In Brief

Emails Suggest Shell Pressured Science Museum to Alter Climate Change Exhibits

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The Science Museum in London (Image via Christine Matthews/Wikimedia Commons)

The question of whether oil giants seek to control the messages at museums they sponsor may have been answered.

The Guardian has obtained several emails exchanged between the Science Museum in London and Shell, which recently became the principal sponsor of the institution’s climate science gallery. They show the company repeatedly making demands about the museum’s exhibitions.

“Regards the rubbish archive project [an interactive exhibition examining the impact of waste on the environment], [redacted name] and I have some concerns on this exhibition particularly as it creates an opportunity for NGOs to talk about some of the issues that concern them around Shell’s operations,” reads one especially disturbing email sent by a Shell employee to a museum staffer on May 8, 2014.

It continues with the company seemingly insinuating it would like a say on which guests would attend a climate change conference at the institution. “Could you please share more information with us on the symposium event planned for September? As you know we receive a great deal of interest around our art sponsorships so need to ensure we do not proactively open up a debate on the topic. Will it be an invite only event?”

The email ends with the Shell representative asking whether the museum employee has spoken with Shell climate change adviser David Hone “to see if he would like to participate in the content refresh.”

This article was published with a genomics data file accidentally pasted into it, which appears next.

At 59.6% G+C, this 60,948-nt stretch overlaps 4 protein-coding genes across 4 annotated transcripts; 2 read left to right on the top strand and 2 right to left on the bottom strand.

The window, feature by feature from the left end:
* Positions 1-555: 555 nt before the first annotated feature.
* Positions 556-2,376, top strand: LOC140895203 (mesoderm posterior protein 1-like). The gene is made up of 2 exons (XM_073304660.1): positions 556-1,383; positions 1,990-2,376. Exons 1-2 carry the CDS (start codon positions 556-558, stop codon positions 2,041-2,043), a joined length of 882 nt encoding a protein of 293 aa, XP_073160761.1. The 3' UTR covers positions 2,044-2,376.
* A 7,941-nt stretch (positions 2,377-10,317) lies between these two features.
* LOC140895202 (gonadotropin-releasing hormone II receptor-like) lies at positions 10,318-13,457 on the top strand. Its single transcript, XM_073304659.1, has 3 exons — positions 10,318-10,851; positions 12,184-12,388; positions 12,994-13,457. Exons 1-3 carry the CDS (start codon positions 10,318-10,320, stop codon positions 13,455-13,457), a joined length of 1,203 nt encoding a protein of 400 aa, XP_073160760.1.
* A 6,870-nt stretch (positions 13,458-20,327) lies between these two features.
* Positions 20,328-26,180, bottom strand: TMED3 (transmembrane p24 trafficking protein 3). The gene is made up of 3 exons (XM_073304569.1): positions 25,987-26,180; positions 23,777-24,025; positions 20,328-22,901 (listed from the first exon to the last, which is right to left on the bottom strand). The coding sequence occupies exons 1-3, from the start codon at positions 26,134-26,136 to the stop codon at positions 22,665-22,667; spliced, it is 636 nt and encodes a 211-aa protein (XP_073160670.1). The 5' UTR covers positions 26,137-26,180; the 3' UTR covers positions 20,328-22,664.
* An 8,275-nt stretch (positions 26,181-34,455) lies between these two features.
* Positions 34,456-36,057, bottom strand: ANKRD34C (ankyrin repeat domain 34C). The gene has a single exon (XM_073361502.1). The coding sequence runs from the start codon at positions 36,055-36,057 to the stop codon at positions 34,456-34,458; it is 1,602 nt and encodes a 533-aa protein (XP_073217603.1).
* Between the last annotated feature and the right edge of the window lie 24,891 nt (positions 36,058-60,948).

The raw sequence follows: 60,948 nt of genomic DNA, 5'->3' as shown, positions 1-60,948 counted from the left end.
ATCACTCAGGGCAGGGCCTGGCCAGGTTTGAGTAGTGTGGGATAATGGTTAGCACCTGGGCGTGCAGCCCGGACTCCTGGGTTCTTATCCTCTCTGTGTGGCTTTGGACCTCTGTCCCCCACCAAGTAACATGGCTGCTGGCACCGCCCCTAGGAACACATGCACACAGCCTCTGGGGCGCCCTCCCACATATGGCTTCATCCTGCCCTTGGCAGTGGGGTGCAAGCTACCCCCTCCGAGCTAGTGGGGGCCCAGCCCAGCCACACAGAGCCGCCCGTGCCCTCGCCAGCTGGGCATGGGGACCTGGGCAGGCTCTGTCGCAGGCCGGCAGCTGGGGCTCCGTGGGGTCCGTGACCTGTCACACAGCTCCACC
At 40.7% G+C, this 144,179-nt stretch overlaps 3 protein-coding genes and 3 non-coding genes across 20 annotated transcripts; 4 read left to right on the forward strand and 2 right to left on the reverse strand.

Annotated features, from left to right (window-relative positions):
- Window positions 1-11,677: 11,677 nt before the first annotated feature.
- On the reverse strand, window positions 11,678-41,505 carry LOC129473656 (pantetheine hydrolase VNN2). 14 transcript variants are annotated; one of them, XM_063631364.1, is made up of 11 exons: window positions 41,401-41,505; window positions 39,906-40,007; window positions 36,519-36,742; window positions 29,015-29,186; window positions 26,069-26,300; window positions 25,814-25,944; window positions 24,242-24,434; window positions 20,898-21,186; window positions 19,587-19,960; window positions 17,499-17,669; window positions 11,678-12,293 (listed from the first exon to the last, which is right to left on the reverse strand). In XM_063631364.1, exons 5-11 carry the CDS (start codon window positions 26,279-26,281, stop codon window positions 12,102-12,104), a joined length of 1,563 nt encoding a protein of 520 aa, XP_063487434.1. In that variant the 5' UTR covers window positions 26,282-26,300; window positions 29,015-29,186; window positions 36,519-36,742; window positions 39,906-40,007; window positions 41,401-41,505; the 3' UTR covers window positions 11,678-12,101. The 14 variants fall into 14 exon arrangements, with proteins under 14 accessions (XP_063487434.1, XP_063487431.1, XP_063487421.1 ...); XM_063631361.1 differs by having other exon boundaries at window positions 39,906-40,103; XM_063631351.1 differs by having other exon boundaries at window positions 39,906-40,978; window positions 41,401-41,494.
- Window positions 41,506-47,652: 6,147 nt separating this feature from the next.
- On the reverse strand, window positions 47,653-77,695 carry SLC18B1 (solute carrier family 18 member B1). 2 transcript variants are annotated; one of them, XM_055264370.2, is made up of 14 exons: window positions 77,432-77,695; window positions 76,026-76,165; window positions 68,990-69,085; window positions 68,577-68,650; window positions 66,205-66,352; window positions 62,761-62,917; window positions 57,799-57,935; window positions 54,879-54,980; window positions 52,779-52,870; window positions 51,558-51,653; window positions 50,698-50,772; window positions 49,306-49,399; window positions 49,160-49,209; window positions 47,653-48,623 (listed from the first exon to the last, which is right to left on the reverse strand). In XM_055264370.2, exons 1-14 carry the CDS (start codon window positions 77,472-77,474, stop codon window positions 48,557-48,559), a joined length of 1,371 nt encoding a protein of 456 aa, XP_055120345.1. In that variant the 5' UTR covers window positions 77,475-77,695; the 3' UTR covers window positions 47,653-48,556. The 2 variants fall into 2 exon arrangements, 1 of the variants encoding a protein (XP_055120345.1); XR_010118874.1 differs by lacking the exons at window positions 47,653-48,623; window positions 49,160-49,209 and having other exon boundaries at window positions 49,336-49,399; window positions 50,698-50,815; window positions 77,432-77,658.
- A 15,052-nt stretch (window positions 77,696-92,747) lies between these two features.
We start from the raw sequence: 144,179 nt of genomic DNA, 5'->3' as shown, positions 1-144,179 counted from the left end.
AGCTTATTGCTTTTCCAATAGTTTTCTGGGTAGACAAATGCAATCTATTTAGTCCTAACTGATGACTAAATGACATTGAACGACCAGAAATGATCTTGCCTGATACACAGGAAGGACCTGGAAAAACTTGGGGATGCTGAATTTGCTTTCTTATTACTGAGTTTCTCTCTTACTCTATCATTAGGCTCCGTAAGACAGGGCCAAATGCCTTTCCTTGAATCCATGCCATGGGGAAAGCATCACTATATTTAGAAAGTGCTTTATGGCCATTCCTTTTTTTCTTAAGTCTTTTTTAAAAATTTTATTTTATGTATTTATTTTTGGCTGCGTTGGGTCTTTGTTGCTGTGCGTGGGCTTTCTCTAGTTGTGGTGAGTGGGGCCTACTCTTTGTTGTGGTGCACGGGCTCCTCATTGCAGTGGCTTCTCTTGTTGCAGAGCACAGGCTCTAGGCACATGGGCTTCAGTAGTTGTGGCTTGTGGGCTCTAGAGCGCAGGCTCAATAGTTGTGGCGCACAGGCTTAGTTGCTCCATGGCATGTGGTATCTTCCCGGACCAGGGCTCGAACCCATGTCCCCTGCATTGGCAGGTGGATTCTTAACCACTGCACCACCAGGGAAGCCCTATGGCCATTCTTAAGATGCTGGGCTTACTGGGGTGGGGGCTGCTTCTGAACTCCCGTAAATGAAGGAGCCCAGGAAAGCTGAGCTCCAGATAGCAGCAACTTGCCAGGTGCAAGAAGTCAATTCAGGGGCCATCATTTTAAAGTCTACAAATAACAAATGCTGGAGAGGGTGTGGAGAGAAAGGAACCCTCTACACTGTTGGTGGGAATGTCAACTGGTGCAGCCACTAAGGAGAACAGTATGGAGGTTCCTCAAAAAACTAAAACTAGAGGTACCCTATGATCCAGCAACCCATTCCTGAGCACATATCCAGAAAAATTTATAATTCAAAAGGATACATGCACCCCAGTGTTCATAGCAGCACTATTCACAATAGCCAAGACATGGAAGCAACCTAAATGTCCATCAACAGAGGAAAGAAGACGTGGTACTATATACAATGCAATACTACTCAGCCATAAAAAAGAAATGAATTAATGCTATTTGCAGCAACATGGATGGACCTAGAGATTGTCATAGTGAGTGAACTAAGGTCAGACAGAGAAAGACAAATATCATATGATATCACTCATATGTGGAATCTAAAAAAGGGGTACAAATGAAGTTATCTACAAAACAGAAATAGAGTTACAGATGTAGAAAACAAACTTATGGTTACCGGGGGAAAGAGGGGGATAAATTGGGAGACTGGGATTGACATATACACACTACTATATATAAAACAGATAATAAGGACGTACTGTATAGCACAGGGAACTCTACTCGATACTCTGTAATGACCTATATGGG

The news comes just a couple months after 39 scientists published an open letter asking science museums to cut ties with climate change deniers. “We are deeply concerned by the links between museums of science and natural history with those who profit from fossil fuels or fund lobby groups that misrepresent climate science,” they wrote, going on to single out David Koch, who has donated millions to the Smithsonian Institution’s National Museum of Natural History and the American Museum of Natural History. In 2010, the New Yorker reported that a Smithsonian exhibition in the David H. Koch Hall of Human Origins had an erie anti-climate change message that “uncannily echo[ed] the Koch message.” A subsequent petition to kick Koch off the board of these two museums amassed more than 200,000 signatures.

Some of that conversation seemed to frame the issue in a moral light — science museums should have integrity and reject money from those who don’t believe in global warming. That seemed unrealistic, as it would be impossible to police every source of money institutions receive. But the recent Guardian report shows that it’s not so much about showing which side you’re on, but about making sure you don’t end up being bribed into switching teams. It’s a purely pragmatic decision, as money rarely seems to come without those proverbial strings.

The Guardian did not publish the Science Museum’s email responses, so we don’t know whether it bowed to any of Shell’s requests. The institution defended itself Sunday, saying  that though it’s common for sponsors to make suggestions, it did not yield any editorial control to the oil company. “I can confirm that not a single change to an exhibition resulted from these email exchanges,” museum director Ian Blatchford said.

Regardless of the truth, it will be hard for people to fully believe that. By partnering with sponsors like Shell, the Science Museum and others like it have made themselves vulnerable to criticism, and informed visitors will always be scrutinizing its exhibitions for signs they took the bait.

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